In 2001, Judith Ramaley, then director of the National Science Foundation’s education and human resources division, “did not like the word” and suggested replacing the term SMET with the more pleasant-sounding STEM. The term started to grow through concerns that some STEM fields were expanding faster than the labor force from which they were fed. This has prompted government officials, educational institutions, corporations, trade associations, and others to take action to attract traditionally underrepresented groups, including women and minorities, to STEM fields.

“In STEM, science and math serve as bookends for technology and engineering. Science and math are critical to a basic understanding of the universe, while engineering and technology are a means for people to interact with the universe. STEM weaves those elements of human action and understanding into all aspects of education” – Judith Ramaley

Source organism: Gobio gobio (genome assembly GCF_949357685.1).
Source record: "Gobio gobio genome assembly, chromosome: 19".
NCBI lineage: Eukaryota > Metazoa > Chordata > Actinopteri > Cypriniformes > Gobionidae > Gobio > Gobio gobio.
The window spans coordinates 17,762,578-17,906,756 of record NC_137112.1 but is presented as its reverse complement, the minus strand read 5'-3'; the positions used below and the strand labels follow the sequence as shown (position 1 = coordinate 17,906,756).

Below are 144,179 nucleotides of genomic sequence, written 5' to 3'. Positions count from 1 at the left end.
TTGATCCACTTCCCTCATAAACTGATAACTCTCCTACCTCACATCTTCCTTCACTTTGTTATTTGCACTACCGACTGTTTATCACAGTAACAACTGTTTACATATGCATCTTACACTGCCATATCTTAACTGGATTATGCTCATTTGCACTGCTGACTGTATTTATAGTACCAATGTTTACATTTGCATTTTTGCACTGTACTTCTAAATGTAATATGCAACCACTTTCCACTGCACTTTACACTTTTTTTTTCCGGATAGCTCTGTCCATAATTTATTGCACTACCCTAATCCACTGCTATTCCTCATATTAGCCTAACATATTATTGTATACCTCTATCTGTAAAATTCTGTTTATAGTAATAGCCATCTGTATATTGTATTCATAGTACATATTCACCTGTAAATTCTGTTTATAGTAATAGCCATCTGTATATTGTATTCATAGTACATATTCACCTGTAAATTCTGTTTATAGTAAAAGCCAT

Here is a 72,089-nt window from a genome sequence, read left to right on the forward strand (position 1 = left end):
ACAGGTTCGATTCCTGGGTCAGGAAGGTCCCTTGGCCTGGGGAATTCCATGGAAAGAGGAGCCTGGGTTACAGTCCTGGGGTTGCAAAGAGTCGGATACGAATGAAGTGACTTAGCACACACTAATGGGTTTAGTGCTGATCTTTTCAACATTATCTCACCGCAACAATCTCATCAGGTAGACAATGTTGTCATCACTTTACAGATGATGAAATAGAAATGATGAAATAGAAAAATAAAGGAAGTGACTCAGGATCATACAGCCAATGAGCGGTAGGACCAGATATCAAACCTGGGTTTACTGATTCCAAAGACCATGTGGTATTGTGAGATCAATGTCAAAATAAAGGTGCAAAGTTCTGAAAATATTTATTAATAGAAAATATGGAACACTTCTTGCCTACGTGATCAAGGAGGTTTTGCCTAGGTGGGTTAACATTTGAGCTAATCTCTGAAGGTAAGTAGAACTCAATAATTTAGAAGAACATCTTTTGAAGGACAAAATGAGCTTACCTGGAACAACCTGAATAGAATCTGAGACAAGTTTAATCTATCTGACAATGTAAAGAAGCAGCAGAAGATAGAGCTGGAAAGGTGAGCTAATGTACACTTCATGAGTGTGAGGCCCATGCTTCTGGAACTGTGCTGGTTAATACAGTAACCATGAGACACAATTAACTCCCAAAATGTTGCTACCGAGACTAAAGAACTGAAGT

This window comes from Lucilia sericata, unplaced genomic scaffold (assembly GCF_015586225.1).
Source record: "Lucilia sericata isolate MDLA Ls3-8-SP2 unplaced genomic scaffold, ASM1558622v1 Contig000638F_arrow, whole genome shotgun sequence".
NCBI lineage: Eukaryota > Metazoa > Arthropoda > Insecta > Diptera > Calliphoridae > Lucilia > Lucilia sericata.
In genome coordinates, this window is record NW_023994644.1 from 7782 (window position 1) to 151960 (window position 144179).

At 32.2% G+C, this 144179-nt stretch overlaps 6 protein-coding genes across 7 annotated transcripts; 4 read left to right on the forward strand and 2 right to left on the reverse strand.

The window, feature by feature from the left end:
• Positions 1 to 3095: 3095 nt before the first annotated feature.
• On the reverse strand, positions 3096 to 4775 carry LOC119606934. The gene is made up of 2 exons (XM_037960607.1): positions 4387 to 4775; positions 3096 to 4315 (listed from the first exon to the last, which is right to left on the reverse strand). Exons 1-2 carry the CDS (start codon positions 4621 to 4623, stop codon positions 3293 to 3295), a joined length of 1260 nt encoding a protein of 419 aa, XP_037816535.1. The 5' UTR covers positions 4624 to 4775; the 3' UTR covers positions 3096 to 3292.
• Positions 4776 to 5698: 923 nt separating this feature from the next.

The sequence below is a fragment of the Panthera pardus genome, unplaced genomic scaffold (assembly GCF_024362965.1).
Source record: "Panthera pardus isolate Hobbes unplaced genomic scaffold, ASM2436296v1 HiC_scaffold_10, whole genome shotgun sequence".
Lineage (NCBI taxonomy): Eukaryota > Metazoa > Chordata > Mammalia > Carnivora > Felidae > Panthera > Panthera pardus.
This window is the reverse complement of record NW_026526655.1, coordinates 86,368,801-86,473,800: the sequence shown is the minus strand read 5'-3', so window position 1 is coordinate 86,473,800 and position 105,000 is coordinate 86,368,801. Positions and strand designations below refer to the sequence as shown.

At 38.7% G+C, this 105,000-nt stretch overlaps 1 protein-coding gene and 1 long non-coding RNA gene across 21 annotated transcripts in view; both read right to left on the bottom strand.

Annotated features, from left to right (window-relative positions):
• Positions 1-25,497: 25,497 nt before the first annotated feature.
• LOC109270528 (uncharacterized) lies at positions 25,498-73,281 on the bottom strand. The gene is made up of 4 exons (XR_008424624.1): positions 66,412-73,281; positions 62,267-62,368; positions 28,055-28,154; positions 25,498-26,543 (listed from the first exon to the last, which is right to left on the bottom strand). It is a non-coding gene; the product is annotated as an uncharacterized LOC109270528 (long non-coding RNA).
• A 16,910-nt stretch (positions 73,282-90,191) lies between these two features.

The Reporting That Brought the Push For More STEM Education

In 2005, the U.S. National Academies put out a report titled “Rising Above the Gathering Storm.” This report showed that the U.S. proficiency in STEM was trailing behind other countries. It also emphasized that the U.S.’s competitiveness was dependent on a strong educational program that prepares innovative scientists and engineers to provide important innovations for a thriving U.S. economy in this technological age.